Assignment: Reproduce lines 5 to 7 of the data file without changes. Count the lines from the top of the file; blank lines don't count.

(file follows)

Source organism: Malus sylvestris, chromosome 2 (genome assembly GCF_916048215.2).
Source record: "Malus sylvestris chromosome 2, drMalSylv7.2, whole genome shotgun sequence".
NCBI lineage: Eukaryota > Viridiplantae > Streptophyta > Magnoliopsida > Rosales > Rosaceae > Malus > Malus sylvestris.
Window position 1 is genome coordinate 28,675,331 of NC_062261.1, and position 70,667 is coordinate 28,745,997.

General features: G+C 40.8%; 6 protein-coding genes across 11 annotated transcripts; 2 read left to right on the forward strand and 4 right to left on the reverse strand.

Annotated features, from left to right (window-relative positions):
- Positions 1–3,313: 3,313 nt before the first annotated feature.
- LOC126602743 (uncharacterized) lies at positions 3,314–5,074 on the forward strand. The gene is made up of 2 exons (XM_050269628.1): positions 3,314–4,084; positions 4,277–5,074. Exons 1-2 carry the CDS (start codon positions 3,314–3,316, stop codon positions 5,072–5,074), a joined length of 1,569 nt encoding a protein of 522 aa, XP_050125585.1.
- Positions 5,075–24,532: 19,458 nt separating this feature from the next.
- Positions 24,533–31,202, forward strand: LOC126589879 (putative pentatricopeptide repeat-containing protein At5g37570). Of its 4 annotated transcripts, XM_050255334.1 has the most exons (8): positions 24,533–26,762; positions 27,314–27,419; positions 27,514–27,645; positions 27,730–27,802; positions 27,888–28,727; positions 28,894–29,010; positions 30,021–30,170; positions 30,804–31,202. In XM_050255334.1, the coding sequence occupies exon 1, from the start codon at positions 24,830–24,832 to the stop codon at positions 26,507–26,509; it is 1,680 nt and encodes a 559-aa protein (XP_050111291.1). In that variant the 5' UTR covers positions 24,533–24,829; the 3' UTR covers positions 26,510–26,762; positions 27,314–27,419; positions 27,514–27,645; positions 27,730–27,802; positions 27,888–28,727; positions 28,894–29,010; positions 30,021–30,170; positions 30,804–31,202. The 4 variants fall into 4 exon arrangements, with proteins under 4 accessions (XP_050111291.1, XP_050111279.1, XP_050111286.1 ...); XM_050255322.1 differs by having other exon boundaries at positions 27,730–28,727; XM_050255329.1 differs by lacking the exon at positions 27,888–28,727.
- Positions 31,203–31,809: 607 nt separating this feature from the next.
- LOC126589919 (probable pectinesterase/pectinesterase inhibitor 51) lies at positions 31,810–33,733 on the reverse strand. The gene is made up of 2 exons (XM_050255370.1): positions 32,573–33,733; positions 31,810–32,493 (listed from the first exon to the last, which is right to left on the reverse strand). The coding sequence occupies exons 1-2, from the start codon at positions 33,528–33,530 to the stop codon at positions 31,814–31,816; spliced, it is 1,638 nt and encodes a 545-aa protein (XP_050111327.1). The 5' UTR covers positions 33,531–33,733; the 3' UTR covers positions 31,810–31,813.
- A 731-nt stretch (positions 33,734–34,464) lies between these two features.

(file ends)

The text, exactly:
General features: G+C 40.8%; 6 protein-coding genes across 11 annotated transcripts; 2 read left to right on the forward strand and 4 right to left on the reverse strand.

Annotated features, from left to right (window-relative positions):
- Positions 1–3,313: 3,313 nt before the first annotated feature.